A group of chinstrap and gentoo penguins weathers a snowstorm. (Photo: Mark Seth Lender)
During a frigid expedition through the Antarctic Ocean, Living on Earth’s Explorer-in-Residence Mark Seth Lender saw chinstrap penguins aplenty. Then, on his seventeenth and final day, he finally encountered the king of the South Pole: the mighty and fearsome leopard seal.
CURWOOD: Let’s travel now to the frigid Antarctic with Living on Earth’s Explorer in Residence Mark Seth Lender.
Half Moon Island, South Shetlands
© 2018 Mark Seth Lender
All Rights Reserved
LENDER: The ship has disappeared. The slope of the steep hill almost gone. The chinstrap penguins lie down, like stones, and let the snow drift over them. A form of shelter not available to me.
It’s time to leave.
Over the sound of the storm the penguins can still be heard. Agitated by the weather. Maybe. Or, because of something about the sea. Even before the visibility went down they would enter with hesitation and exit, leaping, onto the fast ice that bounds the shore. Leaping high. Higher than it seemed they had to though still with agility and grace.
By contrast I am an artless thing, encumbered by my gear, and my heavy boots and layers. I come clambering like an arthritic bear down into the Zodiac. The outboard spits, then catches, and my pilot, dead reckoning, steers towards where we figure the ship might be.
Above the clouds the sun shines, while underneath, where we are, it is all a milky dusk. The snow instead of melting when it hits the water clumps, like Greek pastries (oval and dusted white). We carve a wake through the day-for-night that disappears behind us. Not comforting. Until the pilot throttles back.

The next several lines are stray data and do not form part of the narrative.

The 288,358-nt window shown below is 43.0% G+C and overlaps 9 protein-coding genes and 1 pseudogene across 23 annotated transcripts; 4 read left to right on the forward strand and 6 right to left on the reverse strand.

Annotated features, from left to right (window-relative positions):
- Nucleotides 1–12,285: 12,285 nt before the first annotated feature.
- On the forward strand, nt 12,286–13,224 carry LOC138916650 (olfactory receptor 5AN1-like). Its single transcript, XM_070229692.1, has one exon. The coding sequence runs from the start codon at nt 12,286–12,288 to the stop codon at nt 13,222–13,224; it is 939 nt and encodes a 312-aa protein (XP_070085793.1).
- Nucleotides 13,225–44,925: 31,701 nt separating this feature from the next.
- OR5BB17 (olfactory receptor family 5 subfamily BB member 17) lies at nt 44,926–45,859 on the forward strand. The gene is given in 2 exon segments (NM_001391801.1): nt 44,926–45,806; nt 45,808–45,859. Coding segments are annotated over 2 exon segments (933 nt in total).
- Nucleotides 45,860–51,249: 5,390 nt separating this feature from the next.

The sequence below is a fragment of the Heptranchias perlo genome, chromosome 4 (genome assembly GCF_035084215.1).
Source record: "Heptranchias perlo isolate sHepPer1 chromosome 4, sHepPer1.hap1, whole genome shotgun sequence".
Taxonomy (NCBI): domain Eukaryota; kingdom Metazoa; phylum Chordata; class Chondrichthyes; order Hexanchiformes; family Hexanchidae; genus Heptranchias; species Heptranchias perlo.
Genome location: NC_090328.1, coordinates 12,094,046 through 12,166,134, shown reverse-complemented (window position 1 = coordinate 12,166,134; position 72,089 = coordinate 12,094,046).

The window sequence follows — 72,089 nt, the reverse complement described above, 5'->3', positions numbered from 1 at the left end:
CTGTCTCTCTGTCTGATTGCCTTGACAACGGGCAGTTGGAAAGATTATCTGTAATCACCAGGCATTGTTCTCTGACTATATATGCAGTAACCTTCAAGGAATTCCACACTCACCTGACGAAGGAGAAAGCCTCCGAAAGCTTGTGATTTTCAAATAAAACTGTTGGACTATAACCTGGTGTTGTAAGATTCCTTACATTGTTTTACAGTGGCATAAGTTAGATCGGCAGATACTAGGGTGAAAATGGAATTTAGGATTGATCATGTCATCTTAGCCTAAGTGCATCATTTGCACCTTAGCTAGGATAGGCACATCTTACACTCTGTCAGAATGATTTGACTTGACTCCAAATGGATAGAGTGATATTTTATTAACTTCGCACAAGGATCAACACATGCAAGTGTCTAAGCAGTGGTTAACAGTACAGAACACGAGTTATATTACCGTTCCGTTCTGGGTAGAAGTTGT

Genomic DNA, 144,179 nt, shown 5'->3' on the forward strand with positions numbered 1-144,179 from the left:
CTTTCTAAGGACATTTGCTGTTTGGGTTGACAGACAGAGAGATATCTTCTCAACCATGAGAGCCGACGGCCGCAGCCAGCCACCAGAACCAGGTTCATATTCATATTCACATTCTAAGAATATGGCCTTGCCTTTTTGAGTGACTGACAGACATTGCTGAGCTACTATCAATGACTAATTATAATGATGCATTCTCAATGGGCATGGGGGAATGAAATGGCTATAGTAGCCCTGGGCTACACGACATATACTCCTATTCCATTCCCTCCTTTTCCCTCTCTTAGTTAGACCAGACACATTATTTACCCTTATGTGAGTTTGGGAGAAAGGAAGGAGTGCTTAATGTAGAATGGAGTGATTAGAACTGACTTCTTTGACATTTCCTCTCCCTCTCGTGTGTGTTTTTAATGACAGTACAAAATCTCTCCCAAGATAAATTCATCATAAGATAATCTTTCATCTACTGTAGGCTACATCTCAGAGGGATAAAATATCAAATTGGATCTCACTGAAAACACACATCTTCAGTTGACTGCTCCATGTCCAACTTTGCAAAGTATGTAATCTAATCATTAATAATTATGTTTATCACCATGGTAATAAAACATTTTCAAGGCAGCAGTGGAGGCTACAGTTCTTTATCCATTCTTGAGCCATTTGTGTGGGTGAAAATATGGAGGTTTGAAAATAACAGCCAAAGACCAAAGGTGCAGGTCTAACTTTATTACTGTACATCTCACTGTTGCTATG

Look! he says.
And I drop to me knees, and lean out over the stern to greet to be greeted, by a monster, of the sea.
Now comes the penguins’ terror, come of his free will: The great head serpentine in form the mouth a long line the lips a blood rust red, the eyes all but black, and so deep. I see my own reflection staring back from them. And say aloud, Hello! Hello, Leopard Seal…
Leopard Seal replies only in that he does not leave. He could flip us over like tossing a rag into the air. Or with a single thrust land in our midst. Instead he listens while I talk to him replying in his silent gaze. He shows his backward curving teeth (from which there is no escape). He stays at arm’s length (which for an animal his size is very, very, close) and though he comes no closer he came to me!
Neither of us has ever seen the like of the other.
We look, and look, a shared and common recognition, that the absence of fear can be contagious.
CURWOOD: Living on Earth’s Explorer in Residence Mark Seth Lender.
Living on Earth wants to hear from you!
P.O. Box 990007
Boston, MA, USA 02199
Newsletter [Click here]
Donate to Living on Earth!
Living on Earth is an independent media program and relies entirely on contributions from listeners and institutions supporting public service. Please donate now to preserve an independent environmental voice.
Sailors For The Sea: Be the change you want to sea.
Innovating to make the world a better, more sustainable place to live. Listen to the race to 9 billion
The Grantham Foundation for the Protection of the Environment: Committed to protecting and improving the health of the global environment.
Energy Foundation: Serving the public interest by helping to build a strong, clean energy economy.
Contribute to Living on Earth and receive, as our gift to you, an archival print of one of Mark Seth Lender's extraordinary wildlife photographs. Follow the link to see Mark's current collection of photographs.
Buy a signed copy of Mark Seth Lender's book Smeagull the Seagull & support Living on Earth